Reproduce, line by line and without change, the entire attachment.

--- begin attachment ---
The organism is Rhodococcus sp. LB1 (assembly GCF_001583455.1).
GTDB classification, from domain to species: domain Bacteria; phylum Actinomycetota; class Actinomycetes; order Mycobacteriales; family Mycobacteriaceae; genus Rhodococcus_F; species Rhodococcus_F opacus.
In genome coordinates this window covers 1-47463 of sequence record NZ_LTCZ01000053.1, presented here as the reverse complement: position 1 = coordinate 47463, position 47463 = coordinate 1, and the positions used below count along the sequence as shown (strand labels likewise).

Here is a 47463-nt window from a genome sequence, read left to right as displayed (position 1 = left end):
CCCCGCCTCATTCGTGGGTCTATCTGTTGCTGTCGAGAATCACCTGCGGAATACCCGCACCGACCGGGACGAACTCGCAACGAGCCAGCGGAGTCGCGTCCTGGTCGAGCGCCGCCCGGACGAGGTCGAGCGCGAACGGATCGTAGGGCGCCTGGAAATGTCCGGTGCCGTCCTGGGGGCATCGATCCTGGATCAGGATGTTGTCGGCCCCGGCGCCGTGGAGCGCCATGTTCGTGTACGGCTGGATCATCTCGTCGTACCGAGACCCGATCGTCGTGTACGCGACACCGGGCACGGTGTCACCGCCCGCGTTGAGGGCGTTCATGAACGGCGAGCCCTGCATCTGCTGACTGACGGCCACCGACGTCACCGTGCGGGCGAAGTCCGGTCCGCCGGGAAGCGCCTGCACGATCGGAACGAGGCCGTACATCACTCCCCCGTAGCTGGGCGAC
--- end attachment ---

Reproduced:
The organism is Rhodococcus sp. LB1 (assembly GCF_001583455.1).
GTDB classification, from domain to species: domain Bacteria; phylum Actinomycetota; class Actinomycetes; order Mycobacteriales; family Mycobacteriaceae; genus Rhodococcus_F; species Rhodococcus_F opacus.
In genome coordinates this window covers 1-47463 of sequence record NZ_LTCZ01000053.1, presented here as the reverse complement: position 1 = coordinate 47463, position 47463 = coordinate 1, and the positions used below count along the sequence as shown (strand labels likewise).

Here is a 47463-nt window from a genome sequence, read left to right as displayed (position 1 = left end):
CCCCGCCTCATTCGTGGGTCTATCTGTTGCTGTCGAGAATCACCTGCGGAATACCCGCACCGACCGGGACGAACTCGCAACGAGCCAGCGGAGTCGCGTCCTGGTCGAGCGCCGCCCGGACGAGGTCGAGCGCGAACGGATCGTAGGGCGCCTGGAAATGTCCGGTGCCGTCCTGGGGGCATCGATCCTGGATCAGGATGTTGTCGGCCCCGGCGCCGTGGAGCGCCATGTTCGTGTACGGCTGGATCATCTCGTCGTACCGAGACCCGATCGTCGTGTACGCGACACCGGGCACGGTGTCACCGCCCGCGTTGAGGGCGTTCATGAACGGCGAGCCCTGCATCTGCTGACTGACGGCCACCGACGTCACCGTGCGGGCGAAGTCCGGTCCGCCGGGAAGCGCCTGCACGATCGGAACGAGGCCGTACATCACTCCCCCGTAGCTGGGCGAC